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Old English
Old English is the name given to the vernacular language of England from the settlement of the Angles, Saxons and Jutes until the 12the century, when it transitioned into the next linguistic stage, Middle English. It is a Western Germanic language, with Old Frisian and Old Saxon as nearest relatives. It had four great dialects: Northumbrian (North), Mercian (Midlands), Kentish (Kent) and West Saxon (South and South-West). The latter is the best attested, for it was the dialect of the kings of Wessex, that progressively gained political leadership and eventually established the kingdom of England. Modern English however is not its direct descendent: it rather derives from the speech of London, which is dialectally mixed but mainly based upon Mercian.

Old English was Tolkien’s speciality; in this language he transposed – in fiction – the speech of the Rohirrim in the literary device of pseudo-translation set up in
The Lord of the Rings. Many Old English fragments can be found here and there in his literary work. Because Old English was so central to Tolkien, we included numerous examples and put apart mediæval texts from modern compositions.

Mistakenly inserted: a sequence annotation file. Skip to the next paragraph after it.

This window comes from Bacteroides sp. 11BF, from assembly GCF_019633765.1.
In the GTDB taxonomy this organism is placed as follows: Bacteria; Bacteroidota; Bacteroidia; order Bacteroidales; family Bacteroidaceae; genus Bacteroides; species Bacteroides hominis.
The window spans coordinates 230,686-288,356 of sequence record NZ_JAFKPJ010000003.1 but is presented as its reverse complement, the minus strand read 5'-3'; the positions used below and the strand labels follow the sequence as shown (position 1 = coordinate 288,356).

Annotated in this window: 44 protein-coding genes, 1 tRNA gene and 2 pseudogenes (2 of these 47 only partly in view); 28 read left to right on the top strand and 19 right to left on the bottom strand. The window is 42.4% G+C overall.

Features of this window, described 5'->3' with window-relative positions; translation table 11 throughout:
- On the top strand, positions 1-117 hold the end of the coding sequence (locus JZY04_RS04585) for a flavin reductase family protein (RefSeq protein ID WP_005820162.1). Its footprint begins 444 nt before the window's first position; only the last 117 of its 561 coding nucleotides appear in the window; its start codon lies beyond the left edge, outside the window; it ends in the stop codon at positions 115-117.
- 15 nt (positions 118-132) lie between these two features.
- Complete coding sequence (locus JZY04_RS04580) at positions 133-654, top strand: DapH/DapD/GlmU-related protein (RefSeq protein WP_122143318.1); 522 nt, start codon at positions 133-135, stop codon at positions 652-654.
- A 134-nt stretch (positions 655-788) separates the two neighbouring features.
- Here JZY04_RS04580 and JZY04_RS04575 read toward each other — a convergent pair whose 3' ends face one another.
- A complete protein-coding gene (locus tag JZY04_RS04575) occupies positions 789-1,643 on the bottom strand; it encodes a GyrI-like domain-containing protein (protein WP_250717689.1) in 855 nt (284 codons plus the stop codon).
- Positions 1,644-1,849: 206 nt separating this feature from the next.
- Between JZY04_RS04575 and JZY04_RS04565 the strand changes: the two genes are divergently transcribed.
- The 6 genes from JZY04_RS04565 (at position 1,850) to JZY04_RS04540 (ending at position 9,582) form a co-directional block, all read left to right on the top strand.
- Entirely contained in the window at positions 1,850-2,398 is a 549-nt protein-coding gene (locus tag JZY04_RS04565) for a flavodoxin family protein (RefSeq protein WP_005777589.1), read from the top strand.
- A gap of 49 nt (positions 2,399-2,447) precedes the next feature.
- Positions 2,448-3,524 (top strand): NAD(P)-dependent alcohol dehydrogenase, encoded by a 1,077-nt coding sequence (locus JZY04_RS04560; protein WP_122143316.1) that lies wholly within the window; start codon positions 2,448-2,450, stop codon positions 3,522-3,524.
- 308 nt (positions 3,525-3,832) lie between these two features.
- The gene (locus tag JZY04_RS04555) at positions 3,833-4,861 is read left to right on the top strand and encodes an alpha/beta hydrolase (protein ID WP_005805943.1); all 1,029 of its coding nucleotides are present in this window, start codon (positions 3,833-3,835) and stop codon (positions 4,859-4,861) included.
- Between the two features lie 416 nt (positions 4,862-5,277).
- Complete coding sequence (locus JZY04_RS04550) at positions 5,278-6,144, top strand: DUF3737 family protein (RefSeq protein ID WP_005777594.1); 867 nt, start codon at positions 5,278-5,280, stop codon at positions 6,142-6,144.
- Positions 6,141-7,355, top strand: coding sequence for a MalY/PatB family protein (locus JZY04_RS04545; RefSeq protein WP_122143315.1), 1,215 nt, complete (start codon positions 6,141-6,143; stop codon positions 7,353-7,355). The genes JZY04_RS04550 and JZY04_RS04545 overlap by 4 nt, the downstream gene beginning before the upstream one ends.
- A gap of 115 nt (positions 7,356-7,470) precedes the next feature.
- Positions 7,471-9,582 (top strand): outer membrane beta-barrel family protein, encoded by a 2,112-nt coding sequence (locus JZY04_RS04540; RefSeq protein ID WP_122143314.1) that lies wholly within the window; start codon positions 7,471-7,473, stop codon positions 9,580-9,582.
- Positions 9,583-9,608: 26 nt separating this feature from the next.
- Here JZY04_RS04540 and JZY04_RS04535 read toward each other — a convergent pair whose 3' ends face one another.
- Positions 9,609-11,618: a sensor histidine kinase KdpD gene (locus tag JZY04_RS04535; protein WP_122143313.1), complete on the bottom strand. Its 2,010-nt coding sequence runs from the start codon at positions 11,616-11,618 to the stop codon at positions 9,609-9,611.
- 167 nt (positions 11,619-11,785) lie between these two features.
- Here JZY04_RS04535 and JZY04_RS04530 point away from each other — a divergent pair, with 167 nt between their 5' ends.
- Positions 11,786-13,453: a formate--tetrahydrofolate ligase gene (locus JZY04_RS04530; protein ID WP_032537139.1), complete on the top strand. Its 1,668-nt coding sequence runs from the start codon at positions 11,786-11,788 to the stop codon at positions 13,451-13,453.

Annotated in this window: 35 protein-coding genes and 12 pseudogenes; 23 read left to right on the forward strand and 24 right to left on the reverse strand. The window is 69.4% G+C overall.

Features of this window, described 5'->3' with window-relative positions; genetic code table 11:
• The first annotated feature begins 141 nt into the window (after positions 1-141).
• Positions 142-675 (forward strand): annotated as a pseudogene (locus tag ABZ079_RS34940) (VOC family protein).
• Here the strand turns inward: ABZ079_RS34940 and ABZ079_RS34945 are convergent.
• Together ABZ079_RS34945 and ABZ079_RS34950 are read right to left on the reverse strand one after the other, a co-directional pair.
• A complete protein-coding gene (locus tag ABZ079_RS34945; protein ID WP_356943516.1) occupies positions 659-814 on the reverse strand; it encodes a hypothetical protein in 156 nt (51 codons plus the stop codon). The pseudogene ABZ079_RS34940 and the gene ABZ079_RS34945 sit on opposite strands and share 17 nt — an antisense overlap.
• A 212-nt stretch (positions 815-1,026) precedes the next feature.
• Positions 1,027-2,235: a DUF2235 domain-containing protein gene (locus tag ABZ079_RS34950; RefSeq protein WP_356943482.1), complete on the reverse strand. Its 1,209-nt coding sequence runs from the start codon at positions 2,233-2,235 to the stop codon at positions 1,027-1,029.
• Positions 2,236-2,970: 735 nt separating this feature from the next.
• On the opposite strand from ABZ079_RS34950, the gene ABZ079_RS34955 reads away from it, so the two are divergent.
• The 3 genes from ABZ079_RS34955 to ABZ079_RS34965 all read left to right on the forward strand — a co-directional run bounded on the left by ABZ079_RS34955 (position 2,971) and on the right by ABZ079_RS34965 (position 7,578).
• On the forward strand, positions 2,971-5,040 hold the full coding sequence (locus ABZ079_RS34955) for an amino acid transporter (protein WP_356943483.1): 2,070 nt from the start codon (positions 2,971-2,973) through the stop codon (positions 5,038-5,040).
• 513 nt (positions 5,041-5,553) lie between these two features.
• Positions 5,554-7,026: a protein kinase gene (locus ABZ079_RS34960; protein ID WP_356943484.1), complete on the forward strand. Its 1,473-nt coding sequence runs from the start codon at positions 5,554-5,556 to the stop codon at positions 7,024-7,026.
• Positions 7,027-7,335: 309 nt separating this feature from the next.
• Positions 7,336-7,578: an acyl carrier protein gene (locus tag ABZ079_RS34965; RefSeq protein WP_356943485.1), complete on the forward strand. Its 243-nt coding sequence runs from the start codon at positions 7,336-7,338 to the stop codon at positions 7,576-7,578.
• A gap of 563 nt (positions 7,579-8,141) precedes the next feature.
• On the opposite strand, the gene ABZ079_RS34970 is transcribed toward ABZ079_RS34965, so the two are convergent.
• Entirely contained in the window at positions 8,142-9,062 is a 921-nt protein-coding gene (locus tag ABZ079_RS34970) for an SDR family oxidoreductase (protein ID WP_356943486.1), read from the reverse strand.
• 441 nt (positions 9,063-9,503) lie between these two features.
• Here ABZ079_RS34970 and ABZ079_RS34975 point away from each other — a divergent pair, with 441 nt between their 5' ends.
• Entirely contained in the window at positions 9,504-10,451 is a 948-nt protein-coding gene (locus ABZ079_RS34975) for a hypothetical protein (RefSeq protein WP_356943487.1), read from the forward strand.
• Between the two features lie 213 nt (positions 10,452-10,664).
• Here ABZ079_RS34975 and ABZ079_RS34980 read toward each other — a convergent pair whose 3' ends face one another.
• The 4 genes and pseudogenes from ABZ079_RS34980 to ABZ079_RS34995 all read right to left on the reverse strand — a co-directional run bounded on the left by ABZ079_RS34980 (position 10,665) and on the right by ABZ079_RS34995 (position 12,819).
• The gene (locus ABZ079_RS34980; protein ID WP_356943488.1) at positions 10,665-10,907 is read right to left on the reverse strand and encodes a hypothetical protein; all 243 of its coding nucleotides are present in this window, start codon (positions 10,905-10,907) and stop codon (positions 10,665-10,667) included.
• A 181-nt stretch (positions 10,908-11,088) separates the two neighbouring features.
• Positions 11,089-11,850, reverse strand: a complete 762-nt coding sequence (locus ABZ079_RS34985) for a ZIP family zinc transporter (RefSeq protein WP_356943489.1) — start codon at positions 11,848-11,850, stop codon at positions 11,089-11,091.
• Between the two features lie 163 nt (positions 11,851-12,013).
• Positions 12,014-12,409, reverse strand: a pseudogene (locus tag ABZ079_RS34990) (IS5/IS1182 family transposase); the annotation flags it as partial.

Fæder úre Pater noster, a Late West-Saxon version (end of the 10th century).
Hál wes þú Maria – Initial antiphon of the Ave Maria, reconstructed after the Wessex Gospels.
Crist of Cynewulf (Lines 104 to 108) – These lines inspired Frodo’s Quenya invocation to Eärendil at Cirith Ungol, which can also be found on this website.
Riddle n° 85 from the Exeter Book – A thought for Sméagol...
The Wanderer – An important elegy preserved in the Exeter Book.
The Seafarer – Another moral elegy from the Exeter Book.
Béowulf – Prologue – Lines 1 to 52.
Béowulf – Crossing the sea – Lines 210 to 228.

The works of John Ronald Reuel and Christopher Tolkien are under the copyright of their authors and/or rights holders, including their publishers and the Tolkien Estate.
Quotations from other authors, editors and translators mentioned in the bibliography are under the copyright of their publishers, except for those whose copyright term has ended.
Last update of the site: March 25th 2017. Contact us: